This is undesirable, and should NOT be the default of the Win7 installer. The default should be to install the BCD on the same partition as the target install partition for Win7, to make that the system partition, and use that for boot. Users with multi-boot needs could choose to deviate from this as an option.

My problem was trigger 1 above. I had an old system drive installed, and my new SSD (flash hard drive) installed when I installed Win7. When asked me where to put Win7, I said on Drive0, which was my new SSD. That worked. I then copied some of my old document files over from the older drive, and removed it. The system would not boot. It could not find a MBR (Master boot Record, or boot.ini), but I guess that file is now called the BCD in Win7. If I plug back in my old hard drive, everything works. So my new, rocket-fast, SSD driven system is beholden to my 6-year old, 40Gig former hard drive in order to boot.


If I ran the Win7 installer disk’s repair tools. In that process, there is a step that asks you which installation of Windows you want to fix – but my box containing choices was always empty, my windows OS was not found, even though it was totally present on disk0, C:?windows! At the next step, I chose “Startup repair”, the tool was not able to fix my BCD…because it could not find it. It is a bad tool, in my opinion, because it was able to correctly diagnose the problem (no BCD) but not able to actually fix it. It would be easy for MSFT to add in a “BCD Not Found…Create one? Tell me where to find Windows.” wizard.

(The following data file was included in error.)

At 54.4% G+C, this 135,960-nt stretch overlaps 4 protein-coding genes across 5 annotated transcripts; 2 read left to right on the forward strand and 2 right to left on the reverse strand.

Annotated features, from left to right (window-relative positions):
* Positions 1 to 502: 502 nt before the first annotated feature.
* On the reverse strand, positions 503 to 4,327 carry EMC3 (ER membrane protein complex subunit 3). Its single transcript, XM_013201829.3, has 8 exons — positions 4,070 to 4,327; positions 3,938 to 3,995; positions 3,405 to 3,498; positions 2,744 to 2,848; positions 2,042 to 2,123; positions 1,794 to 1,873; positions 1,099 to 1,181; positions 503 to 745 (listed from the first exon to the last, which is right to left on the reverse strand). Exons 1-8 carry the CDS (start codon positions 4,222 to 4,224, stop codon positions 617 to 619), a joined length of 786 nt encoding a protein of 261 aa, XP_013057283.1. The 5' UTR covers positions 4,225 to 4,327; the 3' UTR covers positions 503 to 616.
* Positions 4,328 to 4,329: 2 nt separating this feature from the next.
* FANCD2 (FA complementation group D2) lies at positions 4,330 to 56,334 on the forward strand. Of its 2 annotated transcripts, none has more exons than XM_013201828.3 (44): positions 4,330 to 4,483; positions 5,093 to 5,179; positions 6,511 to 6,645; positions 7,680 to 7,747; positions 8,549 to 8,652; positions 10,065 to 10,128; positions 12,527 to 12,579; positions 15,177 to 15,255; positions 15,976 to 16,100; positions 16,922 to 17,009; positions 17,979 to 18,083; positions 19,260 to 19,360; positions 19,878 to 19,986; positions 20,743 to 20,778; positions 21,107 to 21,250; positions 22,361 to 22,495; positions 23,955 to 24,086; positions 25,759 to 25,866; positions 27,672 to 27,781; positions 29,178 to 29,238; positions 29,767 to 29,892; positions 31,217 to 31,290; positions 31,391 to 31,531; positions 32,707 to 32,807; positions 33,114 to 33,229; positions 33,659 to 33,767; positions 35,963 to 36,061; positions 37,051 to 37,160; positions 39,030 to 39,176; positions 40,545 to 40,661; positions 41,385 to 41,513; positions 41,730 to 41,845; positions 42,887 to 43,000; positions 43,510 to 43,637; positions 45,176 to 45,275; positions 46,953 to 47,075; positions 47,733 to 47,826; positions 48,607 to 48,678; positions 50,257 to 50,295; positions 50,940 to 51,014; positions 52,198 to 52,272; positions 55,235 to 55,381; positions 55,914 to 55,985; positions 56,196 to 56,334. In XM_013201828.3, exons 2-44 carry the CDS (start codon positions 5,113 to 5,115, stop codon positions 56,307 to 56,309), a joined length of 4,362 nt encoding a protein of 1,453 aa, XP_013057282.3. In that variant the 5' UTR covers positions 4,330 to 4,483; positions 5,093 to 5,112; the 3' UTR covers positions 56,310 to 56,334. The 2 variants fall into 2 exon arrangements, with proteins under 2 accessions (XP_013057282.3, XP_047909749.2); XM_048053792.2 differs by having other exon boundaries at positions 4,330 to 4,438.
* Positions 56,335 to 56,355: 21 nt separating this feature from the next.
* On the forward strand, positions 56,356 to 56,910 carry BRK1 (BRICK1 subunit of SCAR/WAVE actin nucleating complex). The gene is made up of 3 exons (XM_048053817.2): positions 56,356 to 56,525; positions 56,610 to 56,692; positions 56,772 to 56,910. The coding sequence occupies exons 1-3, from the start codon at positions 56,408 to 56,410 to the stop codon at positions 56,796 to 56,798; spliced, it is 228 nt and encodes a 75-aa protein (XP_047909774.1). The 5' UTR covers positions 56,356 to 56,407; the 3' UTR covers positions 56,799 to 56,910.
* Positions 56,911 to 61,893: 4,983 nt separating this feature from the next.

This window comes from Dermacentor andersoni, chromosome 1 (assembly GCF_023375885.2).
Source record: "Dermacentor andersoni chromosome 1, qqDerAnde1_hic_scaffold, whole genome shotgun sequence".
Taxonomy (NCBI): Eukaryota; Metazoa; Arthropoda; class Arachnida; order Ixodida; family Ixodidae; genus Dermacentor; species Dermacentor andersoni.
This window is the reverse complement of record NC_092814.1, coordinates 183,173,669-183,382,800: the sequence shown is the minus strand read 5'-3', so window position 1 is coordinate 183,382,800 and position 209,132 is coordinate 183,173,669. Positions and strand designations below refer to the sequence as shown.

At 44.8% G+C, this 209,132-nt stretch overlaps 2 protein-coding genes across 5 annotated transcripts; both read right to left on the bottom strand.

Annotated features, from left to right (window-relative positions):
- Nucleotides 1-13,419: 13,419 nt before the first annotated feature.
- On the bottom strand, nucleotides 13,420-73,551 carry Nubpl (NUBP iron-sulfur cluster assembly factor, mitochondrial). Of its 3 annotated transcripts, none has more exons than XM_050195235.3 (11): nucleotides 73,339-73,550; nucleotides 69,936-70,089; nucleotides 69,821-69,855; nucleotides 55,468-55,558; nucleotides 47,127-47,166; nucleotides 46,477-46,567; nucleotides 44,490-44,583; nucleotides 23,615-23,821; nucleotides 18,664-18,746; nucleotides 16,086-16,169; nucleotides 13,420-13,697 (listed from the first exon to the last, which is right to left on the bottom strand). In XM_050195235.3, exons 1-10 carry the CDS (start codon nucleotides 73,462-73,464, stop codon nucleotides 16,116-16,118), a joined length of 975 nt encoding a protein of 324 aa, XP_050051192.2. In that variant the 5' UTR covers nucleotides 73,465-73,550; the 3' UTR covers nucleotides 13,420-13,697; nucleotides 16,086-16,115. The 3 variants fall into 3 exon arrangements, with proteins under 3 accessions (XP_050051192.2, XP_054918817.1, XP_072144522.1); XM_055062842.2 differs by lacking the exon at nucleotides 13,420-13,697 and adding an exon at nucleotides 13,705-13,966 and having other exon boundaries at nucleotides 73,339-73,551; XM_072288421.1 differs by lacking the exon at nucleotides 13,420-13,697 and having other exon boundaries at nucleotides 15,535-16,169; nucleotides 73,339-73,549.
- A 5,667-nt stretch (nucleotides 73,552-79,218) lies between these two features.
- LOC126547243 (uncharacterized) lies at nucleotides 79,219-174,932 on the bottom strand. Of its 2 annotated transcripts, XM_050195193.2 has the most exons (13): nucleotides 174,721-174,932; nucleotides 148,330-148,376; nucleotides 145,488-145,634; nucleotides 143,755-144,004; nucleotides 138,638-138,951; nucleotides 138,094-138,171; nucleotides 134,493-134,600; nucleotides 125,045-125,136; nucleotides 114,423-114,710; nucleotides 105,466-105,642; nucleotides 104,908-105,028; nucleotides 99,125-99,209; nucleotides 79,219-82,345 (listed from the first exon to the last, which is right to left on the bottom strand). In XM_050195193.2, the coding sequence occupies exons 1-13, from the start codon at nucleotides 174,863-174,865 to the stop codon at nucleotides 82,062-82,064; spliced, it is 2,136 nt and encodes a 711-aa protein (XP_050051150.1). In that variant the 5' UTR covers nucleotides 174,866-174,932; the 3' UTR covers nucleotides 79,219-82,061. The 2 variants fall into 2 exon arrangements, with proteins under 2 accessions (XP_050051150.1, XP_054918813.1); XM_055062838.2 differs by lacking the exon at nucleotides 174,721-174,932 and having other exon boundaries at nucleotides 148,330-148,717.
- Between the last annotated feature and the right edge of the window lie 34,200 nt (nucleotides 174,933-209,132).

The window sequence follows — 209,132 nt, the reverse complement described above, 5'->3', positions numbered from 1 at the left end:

Booting with both disks into Windows 7, a look at the Disk Management utility showed me that both drives were recognized, my SSD was Disk 0 and C drive, old disk was Disk1 and D drive. But D drive was marked as System, NOT C drive, and as you may know, you are not able to change that from within Windows. So that was the source of the whole problem. The Win7 installer made some assumptions – bad assumptions – about which disk to make the system disk.



What I did to fix it:

Since I could boot to Win7, as long as both hard drives were present, I did so.

In Disk Management, I made one change, making the C drive “Active”, and shut down

At this stage, you will want to verify that your preferred boot disk is in the first port, and gets recognized as disk0

I then booted from the Win 7 Installer disk, and chose repair. The first time, before offering options, it caught the fact that the new active partition didn’t have a BCD, and tried to fix that, requesting a reboot.

The second time, it booted, I chose repair, and chose “Startup repair”. Now, it found the Windows installation that had always been there, and created a new set of booting instructions to use Windows – finally writing this essential BCD information on the same drive as Windows files!!

I then removed the boot DVD, disconnected the old hard drive, D, and booted with no problems from only my new SSD. The new SSD is now identified as “System” in Windows Disk Management.


Really, though, my solution boiled down to two key steps: marking my preferred drive as Active, and then using the install disks repair tools.


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February 20, 2010 2:28:54 AM

I will try it this weekend, bear with me =)
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February 22, 2010 9:36:15 AM

Best answer selected by jowunger.